The second tactic is to pretend that those of us who draw attention to the political and economic significance of this double-dip recession are somehow "enjoying" or taking "pleasure" from the catastrophic (lack of) growth figures. I've had lots of tweets from Tory trolls using this line of attack. This isn't just nonsensical and offensive but a brazen and desperate attempt to try and divert attention away from those damning figures, which deserve highlighting, and away from the Austerians in Westminster and Fleet Street, who deserve criticising.

We're also told by the cuts-defending Austerians that it is "irresponsible" to talk down the UK economy. But I, for one, won't take lessons in "responsibility" from those who happily, shamelessly and opportunistically talked down the economy when they were in opposition, going so far as to claim that the UK was on the verge of defaulting on its debts and making ludicrous comparisons between the British and Greek economies.

One of the presenters on ITV1's Daybreak programme tried this "You're far too pleased about the recession" tactic this morning, in an interview with Ed Balls. The shadow chancellor's response, however, was spot on:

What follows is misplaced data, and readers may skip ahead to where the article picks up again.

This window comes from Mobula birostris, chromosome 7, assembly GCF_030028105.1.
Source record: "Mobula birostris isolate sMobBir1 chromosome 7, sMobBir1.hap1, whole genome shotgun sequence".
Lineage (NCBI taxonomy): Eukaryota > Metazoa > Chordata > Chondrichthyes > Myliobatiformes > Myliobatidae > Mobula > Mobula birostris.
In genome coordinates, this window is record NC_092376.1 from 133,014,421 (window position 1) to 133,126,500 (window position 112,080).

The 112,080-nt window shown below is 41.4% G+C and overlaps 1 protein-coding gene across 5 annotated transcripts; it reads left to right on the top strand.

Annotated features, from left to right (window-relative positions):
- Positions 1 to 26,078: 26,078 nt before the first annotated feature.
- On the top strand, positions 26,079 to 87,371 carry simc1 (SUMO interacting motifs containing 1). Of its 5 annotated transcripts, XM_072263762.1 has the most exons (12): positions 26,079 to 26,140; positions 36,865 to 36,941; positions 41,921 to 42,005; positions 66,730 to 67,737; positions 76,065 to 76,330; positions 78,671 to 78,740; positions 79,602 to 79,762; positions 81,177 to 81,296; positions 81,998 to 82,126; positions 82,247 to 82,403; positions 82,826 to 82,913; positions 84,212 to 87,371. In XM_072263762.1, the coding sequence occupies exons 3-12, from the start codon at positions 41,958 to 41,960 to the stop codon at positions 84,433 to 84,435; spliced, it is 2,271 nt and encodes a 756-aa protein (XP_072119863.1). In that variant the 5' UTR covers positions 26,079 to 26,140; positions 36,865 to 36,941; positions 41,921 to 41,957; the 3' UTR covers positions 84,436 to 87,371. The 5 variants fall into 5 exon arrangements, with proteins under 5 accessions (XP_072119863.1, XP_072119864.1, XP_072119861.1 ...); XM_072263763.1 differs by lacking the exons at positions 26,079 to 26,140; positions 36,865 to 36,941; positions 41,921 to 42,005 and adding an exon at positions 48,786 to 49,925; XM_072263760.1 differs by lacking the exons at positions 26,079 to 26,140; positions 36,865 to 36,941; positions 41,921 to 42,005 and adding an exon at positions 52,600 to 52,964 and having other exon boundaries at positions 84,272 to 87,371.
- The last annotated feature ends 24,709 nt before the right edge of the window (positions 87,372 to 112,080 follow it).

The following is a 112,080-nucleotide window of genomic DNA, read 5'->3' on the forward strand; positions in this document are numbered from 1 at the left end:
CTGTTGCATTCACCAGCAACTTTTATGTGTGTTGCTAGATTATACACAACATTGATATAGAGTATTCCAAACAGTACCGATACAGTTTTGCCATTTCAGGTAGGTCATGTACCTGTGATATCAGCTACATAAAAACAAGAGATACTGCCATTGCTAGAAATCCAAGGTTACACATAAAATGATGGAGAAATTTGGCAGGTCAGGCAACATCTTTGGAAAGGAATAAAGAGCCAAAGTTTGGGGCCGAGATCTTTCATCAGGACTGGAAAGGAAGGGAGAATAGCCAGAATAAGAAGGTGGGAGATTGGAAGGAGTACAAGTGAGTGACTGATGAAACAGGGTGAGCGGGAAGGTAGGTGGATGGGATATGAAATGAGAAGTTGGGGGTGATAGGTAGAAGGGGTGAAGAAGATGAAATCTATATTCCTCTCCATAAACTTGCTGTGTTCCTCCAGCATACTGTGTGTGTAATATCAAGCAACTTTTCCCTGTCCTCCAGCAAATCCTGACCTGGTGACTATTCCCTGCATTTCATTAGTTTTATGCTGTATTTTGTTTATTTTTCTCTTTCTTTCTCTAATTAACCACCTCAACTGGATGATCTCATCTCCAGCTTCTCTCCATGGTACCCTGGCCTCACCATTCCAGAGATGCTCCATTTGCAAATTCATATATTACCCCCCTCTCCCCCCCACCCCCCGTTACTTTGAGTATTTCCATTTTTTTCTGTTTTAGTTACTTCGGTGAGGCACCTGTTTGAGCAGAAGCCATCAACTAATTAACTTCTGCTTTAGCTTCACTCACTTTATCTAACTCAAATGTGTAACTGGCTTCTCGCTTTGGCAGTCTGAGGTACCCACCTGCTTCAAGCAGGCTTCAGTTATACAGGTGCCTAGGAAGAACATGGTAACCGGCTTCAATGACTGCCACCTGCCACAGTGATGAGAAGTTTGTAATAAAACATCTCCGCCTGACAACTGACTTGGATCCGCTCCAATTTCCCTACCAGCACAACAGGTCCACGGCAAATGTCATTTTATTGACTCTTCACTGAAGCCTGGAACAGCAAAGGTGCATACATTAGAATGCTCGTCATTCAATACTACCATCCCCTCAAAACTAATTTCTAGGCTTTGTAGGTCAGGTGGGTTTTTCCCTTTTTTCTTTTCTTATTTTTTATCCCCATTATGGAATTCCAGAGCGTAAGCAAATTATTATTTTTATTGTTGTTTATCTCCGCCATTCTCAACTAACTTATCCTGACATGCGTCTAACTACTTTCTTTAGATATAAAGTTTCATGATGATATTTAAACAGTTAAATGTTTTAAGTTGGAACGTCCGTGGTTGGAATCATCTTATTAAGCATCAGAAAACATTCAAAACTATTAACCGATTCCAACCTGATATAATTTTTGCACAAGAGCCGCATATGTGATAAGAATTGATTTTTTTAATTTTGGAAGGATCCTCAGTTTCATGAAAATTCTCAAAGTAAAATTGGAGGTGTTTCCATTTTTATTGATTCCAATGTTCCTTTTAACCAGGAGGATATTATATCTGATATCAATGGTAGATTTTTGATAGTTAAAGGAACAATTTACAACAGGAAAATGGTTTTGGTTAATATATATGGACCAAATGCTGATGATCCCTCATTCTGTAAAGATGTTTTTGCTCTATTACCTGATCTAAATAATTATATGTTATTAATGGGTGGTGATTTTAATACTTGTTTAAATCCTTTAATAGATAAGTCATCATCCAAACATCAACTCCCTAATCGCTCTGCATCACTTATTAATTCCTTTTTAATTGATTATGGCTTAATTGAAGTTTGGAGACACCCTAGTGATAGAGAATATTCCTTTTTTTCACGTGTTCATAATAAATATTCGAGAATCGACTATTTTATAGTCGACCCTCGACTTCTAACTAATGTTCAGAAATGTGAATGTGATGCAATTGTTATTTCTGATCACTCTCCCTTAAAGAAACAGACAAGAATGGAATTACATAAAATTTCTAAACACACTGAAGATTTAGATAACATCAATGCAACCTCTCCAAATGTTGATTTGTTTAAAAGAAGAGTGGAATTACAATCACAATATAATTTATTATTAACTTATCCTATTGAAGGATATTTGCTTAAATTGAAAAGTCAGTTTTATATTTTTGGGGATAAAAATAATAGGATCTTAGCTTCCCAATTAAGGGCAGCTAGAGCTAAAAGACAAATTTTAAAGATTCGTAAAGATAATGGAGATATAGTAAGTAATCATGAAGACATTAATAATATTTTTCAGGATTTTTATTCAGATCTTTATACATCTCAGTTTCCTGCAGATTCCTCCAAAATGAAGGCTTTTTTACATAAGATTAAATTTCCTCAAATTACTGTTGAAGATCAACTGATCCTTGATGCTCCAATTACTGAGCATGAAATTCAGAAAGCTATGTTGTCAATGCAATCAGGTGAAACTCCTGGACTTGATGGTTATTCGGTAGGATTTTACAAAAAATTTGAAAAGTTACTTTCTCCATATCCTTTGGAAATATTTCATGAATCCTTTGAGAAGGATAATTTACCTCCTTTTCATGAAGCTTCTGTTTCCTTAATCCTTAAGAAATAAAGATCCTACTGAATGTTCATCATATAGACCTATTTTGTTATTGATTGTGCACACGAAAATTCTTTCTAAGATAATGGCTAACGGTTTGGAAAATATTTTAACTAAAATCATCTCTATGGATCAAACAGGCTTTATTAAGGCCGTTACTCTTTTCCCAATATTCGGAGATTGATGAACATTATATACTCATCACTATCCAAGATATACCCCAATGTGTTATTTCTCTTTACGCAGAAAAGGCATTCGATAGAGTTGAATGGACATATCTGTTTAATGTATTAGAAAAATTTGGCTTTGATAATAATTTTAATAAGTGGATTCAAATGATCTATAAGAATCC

Interviewer:  Well let’s talk about that then, talk about the recession, we are in a double dip recession, I guess you’re sitting there saying: ‘I told you so’?

Balls: Well I sat here on this sofa, one and two years ago and said if the government tries to cut spending and raise taxes too quickly, faster then other countries it will backfire. And the thing which makes me angry is that George Osborne and David Cameron were so personally just dismissive, they just said it was rubbish and now we are back in recession. Their plan has categorically failed, families and businesses are now really paying the price. That self-defeating austerity has put us through such pain and we need an alternative plan. We’ve got to get jobs and growth moving, they should’ve done this much earlier.